On Sept. 11, 2001 many men and women risked and lost their lives to help those trapped by the attacks on the World Trade Center. This year, police officers, firefighters and EMTs are not invited to the opening of the new 9/11 memorial because “there is no more room.”

Ten years ago, they were not invited, yet they came anyway. This year I believe they deserve some credit.

Have someone place a firemen’s hat on each fire hydrant today, the 10th anniversary of the 9/11 attacks.

This will be a symbol of our thanks to everyone involved with saving people in the attacks that day and show our appreciation to those who fight every day to protect us and our country so something like this won’t happen again. Please help me to spread the word and give these people the recognition they deserve.

Kiana Leigh

Acton

Former VP trying to cover a shameful legacy 

Having served over 30 years in the military, I have always had a disdain for people unwilling to serve their country in the military.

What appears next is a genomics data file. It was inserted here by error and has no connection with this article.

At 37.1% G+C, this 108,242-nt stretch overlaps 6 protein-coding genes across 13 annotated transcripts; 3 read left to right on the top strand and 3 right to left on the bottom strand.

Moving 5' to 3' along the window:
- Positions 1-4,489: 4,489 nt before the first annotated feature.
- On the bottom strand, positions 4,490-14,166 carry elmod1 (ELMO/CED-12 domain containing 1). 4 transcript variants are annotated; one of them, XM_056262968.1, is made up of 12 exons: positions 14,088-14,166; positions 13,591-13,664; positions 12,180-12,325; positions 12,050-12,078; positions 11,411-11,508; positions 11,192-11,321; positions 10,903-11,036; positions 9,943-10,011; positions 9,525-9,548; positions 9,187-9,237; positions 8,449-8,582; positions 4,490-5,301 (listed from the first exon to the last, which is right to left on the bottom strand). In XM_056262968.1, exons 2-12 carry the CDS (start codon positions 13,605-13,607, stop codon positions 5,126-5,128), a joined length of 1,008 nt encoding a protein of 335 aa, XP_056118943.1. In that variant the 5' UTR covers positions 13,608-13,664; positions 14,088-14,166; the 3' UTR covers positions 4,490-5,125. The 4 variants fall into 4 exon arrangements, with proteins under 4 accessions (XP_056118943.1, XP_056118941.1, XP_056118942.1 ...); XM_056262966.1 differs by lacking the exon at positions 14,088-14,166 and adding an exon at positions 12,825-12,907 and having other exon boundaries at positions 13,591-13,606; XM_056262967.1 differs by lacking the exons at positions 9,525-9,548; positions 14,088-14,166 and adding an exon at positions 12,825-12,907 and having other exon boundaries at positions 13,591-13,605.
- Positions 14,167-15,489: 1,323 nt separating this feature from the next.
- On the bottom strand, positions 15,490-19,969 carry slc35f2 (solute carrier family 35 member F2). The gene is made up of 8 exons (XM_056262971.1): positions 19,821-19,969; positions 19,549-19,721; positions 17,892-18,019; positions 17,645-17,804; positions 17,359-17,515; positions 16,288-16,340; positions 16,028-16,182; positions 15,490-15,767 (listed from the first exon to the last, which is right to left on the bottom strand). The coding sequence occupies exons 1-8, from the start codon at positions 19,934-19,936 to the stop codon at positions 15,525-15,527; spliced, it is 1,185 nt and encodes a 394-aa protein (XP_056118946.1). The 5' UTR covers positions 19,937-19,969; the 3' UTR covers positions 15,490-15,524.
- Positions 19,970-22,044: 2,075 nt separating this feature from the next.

Among those would be former Vice-President Dick Cheney, who sought five deferments to avoid being drafted during the war in Vietnam.

Certainly he is no conscientious objector. Instead he has proven himself to be a war monger who personally orchestrated the Iraq war.

The war continues resulting in great monetary profits to his political allies; deaths of American troops; awful civilian deaths; massive displacement of Iraqi Christians; the impoverishment of millions; and billions of U.S. dollars being lost.

He is a rear-echelon, wanna-be-soldier-narcissist who orchestrated the torture of helpless, prisoners to make false confessions used to convince UN nations to join us in the invasion of Iraq; to humiliate prisoners at Abu Ghraib; and to create secret, foreign rendition sites out of view of the American public.